Local that Works

Local that Works is an annual contest that spotlights innovative and replicable content, engagement and revenue initiatives at public radio and TV stations, and nonprofit news organizations in the U.S.

Explore the curated LTW database of 350+ projects. Entries from the 2020 contest will be added to this database this fall.

Tips on using the database: If viewing this on a computer, all projects are listed in the left column. Click on a project name and its longer profile will appear in the right column. If viewing on mobile, clicking on a project name will load the full listing on your screen.

You can filter your results by selecting a tag or multiple tags in the categories drop down menu and clicking on search. IMPORTANT: If you want to change, broaden or narrow the results, make sure to uncheck categories for subsequent searches.

To see previous Local that Works contest winners, finalists and semi-finalists, click on green, purple or orange tags and our judges’ favorite projects will show up in the left column.

Get inspired!

70 results found.

Safe & Sound: VPR’s Celebration of Vermont Music

Vermont Public Radio

Created in response to the COVID-19 pandemic, weekly episodes of Safe & Sound follow relevant themes through music and interviews. From how musicians are continuing to create and connect while isolating, to how BIPOC musicians experience racism while living and working in Vermont, the show aims to elevate our understanding of Vermont’s music and culture in a time of social distance.

COVID Diaries: Stories of Resilience

WDET, 101.9 FM

“COVID Diaries: Stories of Resilience” is a 10-week multimedia visual, audio, and written word series that tell stories of resilience in the local community. It focuses on our local shared experience of the coronavirus pandemic and Black Lives Matter protests over the killing of George Floyd and others. WDET partnered with Documenting Detroit, a photojournalism and arts organization, to produce and tell these stories through the eyes of five local documentary photographers and one spoken word artist.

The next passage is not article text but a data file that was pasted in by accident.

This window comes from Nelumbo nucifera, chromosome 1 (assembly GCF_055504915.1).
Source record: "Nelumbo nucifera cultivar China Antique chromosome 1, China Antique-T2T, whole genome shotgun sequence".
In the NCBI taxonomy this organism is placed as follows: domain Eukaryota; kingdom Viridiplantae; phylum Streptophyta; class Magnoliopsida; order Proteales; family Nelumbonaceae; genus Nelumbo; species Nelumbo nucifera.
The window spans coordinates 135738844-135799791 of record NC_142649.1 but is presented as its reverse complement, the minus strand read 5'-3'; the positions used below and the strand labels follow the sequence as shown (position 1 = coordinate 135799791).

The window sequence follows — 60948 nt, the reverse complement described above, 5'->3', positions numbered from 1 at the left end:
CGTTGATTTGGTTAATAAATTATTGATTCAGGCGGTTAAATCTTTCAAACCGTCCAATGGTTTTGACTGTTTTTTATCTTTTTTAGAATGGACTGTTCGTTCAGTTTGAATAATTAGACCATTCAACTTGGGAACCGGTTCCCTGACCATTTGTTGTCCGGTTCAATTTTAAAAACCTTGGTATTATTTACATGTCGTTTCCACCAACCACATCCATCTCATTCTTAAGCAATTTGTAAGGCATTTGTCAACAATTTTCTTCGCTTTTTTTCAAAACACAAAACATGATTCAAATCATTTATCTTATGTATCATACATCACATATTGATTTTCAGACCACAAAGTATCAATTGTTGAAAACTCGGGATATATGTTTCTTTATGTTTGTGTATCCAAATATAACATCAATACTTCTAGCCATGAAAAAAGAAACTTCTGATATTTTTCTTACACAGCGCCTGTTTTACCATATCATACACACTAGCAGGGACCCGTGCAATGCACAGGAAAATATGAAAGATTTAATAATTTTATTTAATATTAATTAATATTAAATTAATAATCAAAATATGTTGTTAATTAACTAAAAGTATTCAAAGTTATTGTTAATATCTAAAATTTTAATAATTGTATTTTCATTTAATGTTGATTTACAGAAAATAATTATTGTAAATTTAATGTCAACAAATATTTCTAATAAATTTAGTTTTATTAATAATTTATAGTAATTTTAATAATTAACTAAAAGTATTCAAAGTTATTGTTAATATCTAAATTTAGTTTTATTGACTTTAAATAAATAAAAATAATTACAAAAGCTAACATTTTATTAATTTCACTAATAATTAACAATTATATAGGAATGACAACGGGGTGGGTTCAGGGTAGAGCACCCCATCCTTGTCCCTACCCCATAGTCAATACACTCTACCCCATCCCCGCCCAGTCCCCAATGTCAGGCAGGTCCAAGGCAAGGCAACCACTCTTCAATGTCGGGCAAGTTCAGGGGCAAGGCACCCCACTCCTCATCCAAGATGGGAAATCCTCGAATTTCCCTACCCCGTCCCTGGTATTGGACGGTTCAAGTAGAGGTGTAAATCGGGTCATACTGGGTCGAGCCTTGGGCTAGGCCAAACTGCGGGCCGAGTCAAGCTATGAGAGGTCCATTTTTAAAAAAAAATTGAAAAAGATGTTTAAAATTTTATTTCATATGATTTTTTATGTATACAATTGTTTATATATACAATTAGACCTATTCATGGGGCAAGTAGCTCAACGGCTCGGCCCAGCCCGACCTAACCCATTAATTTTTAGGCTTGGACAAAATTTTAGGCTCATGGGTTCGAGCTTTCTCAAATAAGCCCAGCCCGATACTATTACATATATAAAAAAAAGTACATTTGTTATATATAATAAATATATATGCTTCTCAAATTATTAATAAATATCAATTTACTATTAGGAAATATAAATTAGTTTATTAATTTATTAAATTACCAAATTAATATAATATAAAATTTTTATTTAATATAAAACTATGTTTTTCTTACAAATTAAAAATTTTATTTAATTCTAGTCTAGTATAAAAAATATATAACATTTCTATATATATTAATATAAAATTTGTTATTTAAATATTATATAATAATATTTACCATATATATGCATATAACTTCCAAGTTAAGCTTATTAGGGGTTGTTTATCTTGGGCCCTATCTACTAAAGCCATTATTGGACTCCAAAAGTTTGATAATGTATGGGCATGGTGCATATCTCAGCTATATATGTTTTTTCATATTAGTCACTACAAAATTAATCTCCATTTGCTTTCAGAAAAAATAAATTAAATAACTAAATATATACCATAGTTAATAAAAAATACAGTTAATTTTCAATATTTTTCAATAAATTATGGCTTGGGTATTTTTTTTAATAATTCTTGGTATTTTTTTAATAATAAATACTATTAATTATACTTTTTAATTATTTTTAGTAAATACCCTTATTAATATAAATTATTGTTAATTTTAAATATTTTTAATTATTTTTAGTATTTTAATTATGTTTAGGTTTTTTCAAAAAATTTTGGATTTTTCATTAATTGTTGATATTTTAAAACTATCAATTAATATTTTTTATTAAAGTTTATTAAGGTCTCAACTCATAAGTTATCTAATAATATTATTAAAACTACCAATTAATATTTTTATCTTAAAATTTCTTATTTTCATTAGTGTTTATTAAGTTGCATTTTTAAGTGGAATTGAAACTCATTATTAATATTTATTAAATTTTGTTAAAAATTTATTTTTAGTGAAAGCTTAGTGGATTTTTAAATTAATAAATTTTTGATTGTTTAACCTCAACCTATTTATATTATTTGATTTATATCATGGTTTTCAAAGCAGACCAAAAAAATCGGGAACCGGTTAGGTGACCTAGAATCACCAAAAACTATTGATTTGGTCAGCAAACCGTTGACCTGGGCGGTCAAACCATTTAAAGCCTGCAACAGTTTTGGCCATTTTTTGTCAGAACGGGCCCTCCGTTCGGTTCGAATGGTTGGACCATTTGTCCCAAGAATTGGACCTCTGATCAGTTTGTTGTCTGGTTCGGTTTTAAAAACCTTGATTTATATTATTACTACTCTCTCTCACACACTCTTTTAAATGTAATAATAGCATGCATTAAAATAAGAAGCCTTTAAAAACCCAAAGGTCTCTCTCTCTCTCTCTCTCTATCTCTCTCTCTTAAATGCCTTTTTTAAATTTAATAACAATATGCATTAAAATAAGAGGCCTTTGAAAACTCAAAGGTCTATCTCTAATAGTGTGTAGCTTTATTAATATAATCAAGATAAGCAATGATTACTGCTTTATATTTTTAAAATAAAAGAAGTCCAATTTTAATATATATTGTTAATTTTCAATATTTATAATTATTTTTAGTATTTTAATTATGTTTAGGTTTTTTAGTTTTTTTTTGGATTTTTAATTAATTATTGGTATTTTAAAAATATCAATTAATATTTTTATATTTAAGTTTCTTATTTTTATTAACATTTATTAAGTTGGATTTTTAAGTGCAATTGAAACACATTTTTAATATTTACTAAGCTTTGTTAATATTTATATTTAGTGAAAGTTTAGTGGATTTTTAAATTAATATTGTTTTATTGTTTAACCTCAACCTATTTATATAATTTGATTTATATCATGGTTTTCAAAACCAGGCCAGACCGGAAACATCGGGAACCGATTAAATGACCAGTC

KOSU Audio Diaries

KOSU

As journalists were furloughed and Oklahomans became isolated during the pandemic, KOSU worked to keep the community connected and to preserve these snapshots of history for future generations through user-submitted audio diaries. In the same way news archives from 1918 have provided perspective for journalists today, these audio diaries are being archived in collaboration with the Oklahoma Historical Society.

Making Buffalo Home

Buffalo Toronto Public Media

Making Buffalo Home is a local multi-platform project from Buffalo Toronto Public Media designed to share the stories of Buffalo’s newest neighbors from around the world and celebrate the rich immigrant history of the city through powerful storytelling. Through digital videos, television programs, radio features, social media and in-person events, viewers and listeners learned more about each other, creating a better understanding of our collective immigration story.

Faces of Hunger

Carolina Public Press

The Faces of Hunger project was a yearlong journalism and community dialogue initiative from Carolina Public Press that focused on issues of hunger and food insecurity in rural North Carolina. Through in-depth multimedia reporting, resource sharing and free community events, and news and community partnerships that highlighted dialogue and potential solutions, Carolina Public Press shined the spotlight on the issues and systems contributing to hunger and food hardship in the state.